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I was doing a combined project with a friend, with me on s/w and him on h/w. After a year of coding on my part & not much activity on his, he announced that he is "too busy" to continue.

That leaves me, a pure s/w guy with little or no h/w knowledge to continue. I need a 4x3 keypad which will work with an Atmel UC3 series 32-bit microprocessor - can you advise?

Preferably something with sample code.

As I have no o/s, should I go interrupt driven or polled? (told you I am not a h/w guy ;-)

Thanks in advance for any help.

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    \$\begingroup\$ I have an awesome circuit for this... which unfortunately uses an obsolete component (MM74C922). If you can find/pick a decent replacement, I don't mind helping with the rest. \$\endgroup\$ – Ignacio Vazquez-Abrams Jan 2 '14 at 3:36
  • \$\begingroup\$ @IgnacioVazquez-Abrams (+1) That seems to be an interface chip (ebay.com/itm/1pcs-MM74C922N-MM74C922-16-Key-Encoder-FAIRCHILD-/…) I don't mind to buy, but what about the keypad? Long term, of course, I would prefer something that is not obsolete, but I can live with it n a prototype. Thanks for your quick reply. \$\endgroup\$ – Mawg Jan 2 '14 at 3:43
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    \$\begingroup\$ Any 4x4 matrix keypad should do, even those cheap blue and red membrane keypads. Or 4x3, since that's what you're looking for (now that I read it). \$\endgroup\$ – Ignacio Vazquez-Abrams Jan 2 '14 at 3:45
  • \$\begingroup\$ Oopos, yes, I just realize, I only need 10 digits, plus maybe cancel. $x3 or 4x4, not really important. Do you think that I could just use this device & code? extremeelectronics.co.in/avr-tutorials/… \$\endgroup\$ – Mawg Jan 2 '14 at 5:12
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    \$\begingroup\$ That code/technique will work fine, but require constant polling. The advantages of something like the '922 are 1) interrupt-driven design, and 2) fewer pins (1 interrupt and 4 data [with OE optional, if you want to share the data pins] instead of 4 row and 3 column). \$\endgroup\$ – Ignacio Vazquez-Abrams Jan 2 '14 at 5:43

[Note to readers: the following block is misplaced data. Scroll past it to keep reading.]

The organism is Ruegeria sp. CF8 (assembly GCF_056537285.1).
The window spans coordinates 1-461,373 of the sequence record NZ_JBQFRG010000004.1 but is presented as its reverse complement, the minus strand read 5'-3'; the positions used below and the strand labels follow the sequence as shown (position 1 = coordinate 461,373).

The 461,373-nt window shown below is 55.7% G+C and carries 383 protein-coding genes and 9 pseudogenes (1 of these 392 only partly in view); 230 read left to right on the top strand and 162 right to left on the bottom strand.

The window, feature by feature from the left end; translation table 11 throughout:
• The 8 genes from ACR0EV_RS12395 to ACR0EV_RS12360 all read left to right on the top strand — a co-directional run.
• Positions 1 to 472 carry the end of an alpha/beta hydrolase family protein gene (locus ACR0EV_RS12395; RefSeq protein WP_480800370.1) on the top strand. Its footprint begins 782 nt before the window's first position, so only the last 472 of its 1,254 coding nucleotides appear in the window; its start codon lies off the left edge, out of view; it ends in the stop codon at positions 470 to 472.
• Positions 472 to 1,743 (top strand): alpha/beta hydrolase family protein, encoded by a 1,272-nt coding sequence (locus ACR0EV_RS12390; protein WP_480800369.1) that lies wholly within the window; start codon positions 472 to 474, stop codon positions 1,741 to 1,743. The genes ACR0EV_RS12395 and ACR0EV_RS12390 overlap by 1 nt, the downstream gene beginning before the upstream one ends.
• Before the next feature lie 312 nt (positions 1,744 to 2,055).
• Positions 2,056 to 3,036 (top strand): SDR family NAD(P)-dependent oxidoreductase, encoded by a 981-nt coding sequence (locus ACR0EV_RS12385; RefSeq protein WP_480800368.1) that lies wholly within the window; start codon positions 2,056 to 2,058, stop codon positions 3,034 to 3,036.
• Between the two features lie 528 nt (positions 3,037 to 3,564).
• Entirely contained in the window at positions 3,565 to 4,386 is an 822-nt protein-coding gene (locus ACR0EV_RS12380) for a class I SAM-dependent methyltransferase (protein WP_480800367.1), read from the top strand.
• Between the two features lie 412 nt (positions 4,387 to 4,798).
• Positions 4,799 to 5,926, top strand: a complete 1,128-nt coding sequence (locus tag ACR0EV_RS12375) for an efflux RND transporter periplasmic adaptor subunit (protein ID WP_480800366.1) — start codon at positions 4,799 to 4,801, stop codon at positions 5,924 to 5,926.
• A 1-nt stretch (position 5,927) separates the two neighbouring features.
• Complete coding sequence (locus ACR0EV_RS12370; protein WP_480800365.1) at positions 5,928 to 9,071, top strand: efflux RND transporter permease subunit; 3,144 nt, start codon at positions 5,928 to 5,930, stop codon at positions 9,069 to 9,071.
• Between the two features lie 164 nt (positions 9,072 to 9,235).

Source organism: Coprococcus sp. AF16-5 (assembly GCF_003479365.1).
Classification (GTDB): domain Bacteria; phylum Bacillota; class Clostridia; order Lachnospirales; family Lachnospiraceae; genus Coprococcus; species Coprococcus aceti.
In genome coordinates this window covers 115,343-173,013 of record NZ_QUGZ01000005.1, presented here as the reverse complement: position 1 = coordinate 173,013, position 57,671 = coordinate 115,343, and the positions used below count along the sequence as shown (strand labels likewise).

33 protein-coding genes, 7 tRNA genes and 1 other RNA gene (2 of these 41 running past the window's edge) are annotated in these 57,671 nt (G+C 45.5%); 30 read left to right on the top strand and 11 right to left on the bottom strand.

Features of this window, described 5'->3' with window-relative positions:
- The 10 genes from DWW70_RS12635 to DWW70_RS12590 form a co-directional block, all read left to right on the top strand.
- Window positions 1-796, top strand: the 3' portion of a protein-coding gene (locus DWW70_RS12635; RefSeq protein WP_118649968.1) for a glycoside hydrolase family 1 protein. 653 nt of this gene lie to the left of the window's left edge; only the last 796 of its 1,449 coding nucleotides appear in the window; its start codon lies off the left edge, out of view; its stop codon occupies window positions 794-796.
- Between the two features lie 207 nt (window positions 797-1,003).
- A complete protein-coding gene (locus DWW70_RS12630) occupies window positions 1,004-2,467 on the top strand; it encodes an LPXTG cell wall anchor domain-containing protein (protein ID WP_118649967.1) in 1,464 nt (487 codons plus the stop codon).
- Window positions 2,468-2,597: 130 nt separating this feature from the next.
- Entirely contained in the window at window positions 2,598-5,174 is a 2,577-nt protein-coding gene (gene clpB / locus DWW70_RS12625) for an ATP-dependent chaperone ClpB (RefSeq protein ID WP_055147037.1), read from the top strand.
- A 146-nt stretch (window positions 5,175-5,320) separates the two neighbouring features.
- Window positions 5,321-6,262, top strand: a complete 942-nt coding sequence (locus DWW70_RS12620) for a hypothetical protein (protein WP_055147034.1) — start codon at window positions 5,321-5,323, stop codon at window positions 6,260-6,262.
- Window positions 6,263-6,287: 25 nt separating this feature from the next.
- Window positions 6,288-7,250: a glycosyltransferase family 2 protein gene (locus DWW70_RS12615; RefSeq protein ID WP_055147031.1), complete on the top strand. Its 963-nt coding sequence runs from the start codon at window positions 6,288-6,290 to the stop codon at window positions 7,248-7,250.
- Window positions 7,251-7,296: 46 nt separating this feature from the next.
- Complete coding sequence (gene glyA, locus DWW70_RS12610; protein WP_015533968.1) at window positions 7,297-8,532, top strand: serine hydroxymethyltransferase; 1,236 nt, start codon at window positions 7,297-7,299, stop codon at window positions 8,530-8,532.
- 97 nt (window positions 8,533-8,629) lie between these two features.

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The circuit I use has the MM74C922 4x4 matrix encoder at its heart. The advantages of using it are that it provides an interrupt for keypress notification plus it handles debouncing the keys.

MM74C922 schematic

DA connects to an interrupt pin so that the MCU can be notified when a key has been pressed. For 4x3 operation, leave Y4 disconnected (since the Yx pins are sensing).

Note however that the MM74C92x is obsolete, and supplies will dry up over time. You should look for a more recent part such as the TCA8418 or MAX7360 which, although not drop-in replacements, do offer additional capabilities which may remove some of the burden from the MCU.

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  • \$\begingroup\$ If I understand correctly, I can just connect a keypad directly to my board and poll it regularly, or I can place that chip between them and the chip will poll & trigger an ISR when a key is pressed. Is that correct? \$\endgroup\$ – Mawg Jan 3 '14 at 2:14
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    \$\begingroup\$ @Mawg: Correct. You can't get around polling a matrix keypad somehow. \$\endgroup\$ – Ignacio Vazquez-Abrams Jan 3 '14 at 2:18
  • \$\begingroup\$ +1 Thanks. Ok, I am asking another h/w friend if he can help with the "chip in the middle". Otherwise, I think I will go with the link I posted above which gives polling code for my Atmel processor. Thanks for being so helpful. \$\endgroup\$ – Mawg Jan 3 '14 at 2:20

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